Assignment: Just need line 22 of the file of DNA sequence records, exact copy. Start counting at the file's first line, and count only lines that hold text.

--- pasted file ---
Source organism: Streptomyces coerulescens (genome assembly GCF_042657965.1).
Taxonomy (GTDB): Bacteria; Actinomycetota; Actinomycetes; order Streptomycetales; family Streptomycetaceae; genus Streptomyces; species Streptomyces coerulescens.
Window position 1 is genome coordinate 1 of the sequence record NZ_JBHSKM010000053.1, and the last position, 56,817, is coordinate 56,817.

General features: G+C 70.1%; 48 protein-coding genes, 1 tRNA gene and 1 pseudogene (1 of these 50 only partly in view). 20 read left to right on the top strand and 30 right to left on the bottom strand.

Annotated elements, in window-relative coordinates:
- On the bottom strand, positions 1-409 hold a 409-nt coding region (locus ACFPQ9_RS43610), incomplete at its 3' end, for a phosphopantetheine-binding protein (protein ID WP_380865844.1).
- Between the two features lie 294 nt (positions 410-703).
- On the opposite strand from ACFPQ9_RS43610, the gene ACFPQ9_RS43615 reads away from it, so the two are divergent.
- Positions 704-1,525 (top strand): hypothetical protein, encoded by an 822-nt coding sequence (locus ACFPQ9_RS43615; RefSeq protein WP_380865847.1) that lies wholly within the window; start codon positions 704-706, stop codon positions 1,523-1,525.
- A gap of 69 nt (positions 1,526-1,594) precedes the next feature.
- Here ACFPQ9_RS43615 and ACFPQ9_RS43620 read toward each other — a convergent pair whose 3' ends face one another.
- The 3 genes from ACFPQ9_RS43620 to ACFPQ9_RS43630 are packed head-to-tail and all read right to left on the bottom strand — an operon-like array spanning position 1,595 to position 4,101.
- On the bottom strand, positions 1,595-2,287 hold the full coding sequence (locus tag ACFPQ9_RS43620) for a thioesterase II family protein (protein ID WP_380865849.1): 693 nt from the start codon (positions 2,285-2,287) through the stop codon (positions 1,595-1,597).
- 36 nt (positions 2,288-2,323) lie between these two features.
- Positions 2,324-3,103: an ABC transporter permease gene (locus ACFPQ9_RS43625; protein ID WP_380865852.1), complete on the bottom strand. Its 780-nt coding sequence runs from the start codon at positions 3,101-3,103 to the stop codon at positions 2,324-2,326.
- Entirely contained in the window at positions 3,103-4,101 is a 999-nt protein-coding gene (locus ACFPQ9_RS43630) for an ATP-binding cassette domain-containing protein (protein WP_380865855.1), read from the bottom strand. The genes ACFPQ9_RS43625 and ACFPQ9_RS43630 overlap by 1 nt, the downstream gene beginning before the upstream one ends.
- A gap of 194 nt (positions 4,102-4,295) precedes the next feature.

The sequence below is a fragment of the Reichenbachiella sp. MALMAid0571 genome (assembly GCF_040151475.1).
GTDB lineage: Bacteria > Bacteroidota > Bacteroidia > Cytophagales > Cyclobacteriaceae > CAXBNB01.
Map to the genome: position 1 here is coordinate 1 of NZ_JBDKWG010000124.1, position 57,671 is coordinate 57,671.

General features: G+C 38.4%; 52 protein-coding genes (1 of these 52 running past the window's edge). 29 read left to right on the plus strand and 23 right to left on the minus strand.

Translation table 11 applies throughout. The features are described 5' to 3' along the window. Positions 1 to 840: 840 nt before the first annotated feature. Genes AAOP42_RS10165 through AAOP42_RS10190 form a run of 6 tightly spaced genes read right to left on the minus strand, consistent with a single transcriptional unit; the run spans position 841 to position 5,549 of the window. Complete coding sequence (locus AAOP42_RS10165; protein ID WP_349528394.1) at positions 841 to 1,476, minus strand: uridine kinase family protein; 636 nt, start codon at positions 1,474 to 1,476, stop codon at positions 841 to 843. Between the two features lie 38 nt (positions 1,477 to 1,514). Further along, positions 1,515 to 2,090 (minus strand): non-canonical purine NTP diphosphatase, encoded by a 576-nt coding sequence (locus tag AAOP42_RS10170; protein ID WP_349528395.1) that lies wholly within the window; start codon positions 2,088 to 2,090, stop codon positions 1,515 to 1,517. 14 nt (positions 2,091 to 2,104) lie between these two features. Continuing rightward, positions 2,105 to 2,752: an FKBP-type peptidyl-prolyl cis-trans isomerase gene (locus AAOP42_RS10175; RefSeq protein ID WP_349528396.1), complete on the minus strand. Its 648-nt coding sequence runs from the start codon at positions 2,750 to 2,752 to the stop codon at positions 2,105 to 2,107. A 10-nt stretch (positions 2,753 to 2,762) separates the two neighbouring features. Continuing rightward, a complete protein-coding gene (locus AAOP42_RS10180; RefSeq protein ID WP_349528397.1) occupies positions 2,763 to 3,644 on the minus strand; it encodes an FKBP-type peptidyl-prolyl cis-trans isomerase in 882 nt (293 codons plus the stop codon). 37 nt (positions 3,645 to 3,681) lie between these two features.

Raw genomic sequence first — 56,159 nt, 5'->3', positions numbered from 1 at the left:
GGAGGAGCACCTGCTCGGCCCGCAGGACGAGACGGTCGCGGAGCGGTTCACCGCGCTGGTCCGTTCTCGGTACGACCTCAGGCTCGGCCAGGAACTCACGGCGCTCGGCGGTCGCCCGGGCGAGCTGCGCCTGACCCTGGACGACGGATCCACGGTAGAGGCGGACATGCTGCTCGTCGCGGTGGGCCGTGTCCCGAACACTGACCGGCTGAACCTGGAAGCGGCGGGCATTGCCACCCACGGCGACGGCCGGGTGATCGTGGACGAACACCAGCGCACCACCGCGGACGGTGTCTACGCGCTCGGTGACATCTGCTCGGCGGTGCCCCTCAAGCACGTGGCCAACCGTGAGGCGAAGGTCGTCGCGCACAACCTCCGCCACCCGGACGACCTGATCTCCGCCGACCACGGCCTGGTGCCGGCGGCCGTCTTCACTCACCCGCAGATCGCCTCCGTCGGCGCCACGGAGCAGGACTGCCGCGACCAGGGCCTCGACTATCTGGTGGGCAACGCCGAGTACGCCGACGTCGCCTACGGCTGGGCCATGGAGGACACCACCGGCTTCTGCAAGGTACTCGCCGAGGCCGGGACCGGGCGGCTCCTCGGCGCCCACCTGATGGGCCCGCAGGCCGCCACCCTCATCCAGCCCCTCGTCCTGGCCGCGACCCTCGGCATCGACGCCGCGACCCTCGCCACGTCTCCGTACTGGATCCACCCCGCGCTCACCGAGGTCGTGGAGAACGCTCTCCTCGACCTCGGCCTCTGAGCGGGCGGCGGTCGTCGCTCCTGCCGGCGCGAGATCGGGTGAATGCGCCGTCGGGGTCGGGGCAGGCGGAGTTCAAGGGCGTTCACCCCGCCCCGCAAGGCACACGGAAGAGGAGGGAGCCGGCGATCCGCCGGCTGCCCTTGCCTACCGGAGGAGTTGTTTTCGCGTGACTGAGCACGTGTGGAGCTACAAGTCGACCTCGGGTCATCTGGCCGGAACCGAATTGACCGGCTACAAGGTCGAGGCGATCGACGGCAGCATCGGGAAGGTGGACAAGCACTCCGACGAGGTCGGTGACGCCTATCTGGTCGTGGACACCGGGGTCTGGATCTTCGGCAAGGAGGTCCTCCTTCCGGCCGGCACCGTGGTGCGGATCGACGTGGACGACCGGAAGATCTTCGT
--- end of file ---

Translation table 11 applies throughout. The features are described 5' to 3' along the window. Positions 1 to 840: 840 nt before the first annotated feature. Genes AAOP42_RS10165 through AAOP42_RS10190 form a run of 6 tightly spaced genes read right to left on the minus strand, consistent with a single transcriptional unit; the run spans position 841 to position 5,549 of the window. Complete coding sequence (locus AAOP42_RS10165; protein ID WP_349528394.1) at positions 841 to 1,476, minus strand: uridine kinase family protein; 636 nt, start codon at positions 1,474 to 1,476, stop codon at positions 841 to 843. Between the two features lie 38 nt (positions 1,477 to 1,514). Further along, positions 1,515 to 2,090 (minus strand): non-canonical purine NTP diphosphatase, encoded by a 576-nt coding sequence (locus tag AAOP42_RS10170; protein ID WP_349528395.1) that lies wholly within the window; start codon positions 2,088 to 2,090, stop codon positions 1,515 to 1,517. 14 nt (positions 2,091 to 2,104) lie between these two features. Continuing rightward, positions 2,105 to 2,752: an FKBP-type peptidyl-prolyl cis-trans isomerase gene (locus AAOP42_RS10175; RefSeq protein ID WP_349528396.1), complete on the minus strand. Its 648-nt coding sequence runs from the start codon at positions 2,750 to 2,752 to the stop codon at positions 2,105 to 2,107. A 10-nt stretch (positions 2,753 to 2,762) separates the two neighbouring features. Continuing rightward, a complete protein-coding gene (locus AAOP42_RS10180; RefSeq protein ID WP_349528397.1) occupies positions 2,763 to 3,644 on the minus strand; it encodes an FKBP-type peptidyl-prolyl cis-trans isomerase in 882 nt (293 codons plus the stop codon). 37 nt (positions 3,645 to 3,681) lie between these two features.